To understand the Biden administration’s increased efforts to counter China using alliances, read this Financial Times report on the steps the United States has taken to build up a Pacific security architecture and what remains to be done.

The FT notes that “the US is not only focused on its biggest allies. It has also been forced to step up cooperation with smaller Pacific Island nations after Beijing shocked Washington last year by signing a security pact with the Solomon Islands. In response, the US last week signed a security pact with Papua New Guinea and extended so-called Compact of Free Association agreements with Palau and the Federated States of Micronesia—deals that will give the US military exclusive access to facilities for two decades.”

“Arguably the biggest challenge for the US, however,” the FT reports, “is to get its allies to the point where they are conducting joint operational exercises based on actual joint war plans. This particularly applies to Japan and Australia, the nations most likely to fight alongside the US in a war in the region.” Read more →

#4 The Illusion of China’s AI Prowess
Helen Toner, Jenny Xiao, and Jeffery Ding | FOREIGN AFFAIRS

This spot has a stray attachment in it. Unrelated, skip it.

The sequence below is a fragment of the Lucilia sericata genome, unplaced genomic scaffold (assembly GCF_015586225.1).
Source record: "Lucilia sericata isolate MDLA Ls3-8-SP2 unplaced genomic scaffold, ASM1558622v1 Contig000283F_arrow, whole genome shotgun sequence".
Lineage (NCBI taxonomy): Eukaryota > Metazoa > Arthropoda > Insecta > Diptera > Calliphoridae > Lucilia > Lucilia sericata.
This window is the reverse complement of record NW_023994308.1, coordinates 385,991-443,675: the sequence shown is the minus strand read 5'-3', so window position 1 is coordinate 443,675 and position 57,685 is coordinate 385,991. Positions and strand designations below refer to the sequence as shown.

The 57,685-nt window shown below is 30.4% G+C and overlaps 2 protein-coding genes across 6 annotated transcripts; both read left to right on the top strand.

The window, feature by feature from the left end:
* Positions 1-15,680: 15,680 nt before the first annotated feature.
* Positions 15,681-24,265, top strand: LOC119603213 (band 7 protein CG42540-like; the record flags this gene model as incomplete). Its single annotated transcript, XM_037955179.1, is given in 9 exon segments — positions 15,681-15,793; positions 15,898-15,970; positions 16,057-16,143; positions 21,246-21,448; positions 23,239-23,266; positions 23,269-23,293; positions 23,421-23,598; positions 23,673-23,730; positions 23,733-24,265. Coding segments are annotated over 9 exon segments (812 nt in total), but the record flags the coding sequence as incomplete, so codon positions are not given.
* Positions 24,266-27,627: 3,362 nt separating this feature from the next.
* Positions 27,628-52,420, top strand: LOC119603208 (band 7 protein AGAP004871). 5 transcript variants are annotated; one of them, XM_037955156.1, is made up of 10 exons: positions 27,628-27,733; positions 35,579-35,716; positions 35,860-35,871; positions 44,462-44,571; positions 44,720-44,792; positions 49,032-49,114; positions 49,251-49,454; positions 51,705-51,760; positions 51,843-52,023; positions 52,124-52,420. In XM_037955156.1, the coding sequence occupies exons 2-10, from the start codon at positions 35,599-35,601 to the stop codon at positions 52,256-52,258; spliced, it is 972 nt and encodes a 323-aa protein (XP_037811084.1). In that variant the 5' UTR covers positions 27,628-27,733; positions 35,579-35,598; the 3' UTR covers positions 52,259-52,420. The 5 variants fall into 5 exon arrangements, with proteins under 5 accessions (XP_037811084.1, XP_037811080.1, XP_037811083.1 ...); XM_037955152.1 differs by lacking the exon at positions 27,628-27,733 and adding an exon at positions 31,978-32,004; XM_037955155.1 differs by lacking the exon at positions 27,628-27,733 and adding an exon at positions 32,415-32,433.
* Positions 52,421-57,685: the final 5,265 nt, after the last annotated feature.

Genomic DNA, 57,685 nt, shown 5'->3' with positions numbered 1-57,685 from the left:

As this smart Foreign Affairs analysis explains, one of the great ironies of Chinese leader Xi Jinping’s much touted authoritarian model is that the censorship it necessitates also hobbles China’s development of artificial intelligence (AI), by drastically limiting what Chinese scientists can include in the large language models, or LLMs, that underlie AI chatbot technology.

“Over the past three years,” Toner, Xiao, and Ding write, “Chinese labs have rapidly followed in the footsteps of US and British companies, building AI systems similar to OpenAI’s GPT-3 (the forerunner to ChatGPT), Google’s PaLM, and DeepMind’s Chinchilla. But in many cases, the hype surrounding Chinese models has masked a lack of real substance. Chinese AI researchers we have spoken with believe that Chinese LLMs are at least two or three years behind their state-of-the-art counterparts in the United States—perhaps even more. Worse, AI advances in China rely a great deal on reproducing and tweaking research published abroad, a dependence that could make it hard for Chinese companies to assume a leading role in the field. If the pace of innovation slackened elsewhere, China’s efforts to build LLMs—like a slower cyclist coasting in the leaders’ slipstream—would likely decelerate.” Read more →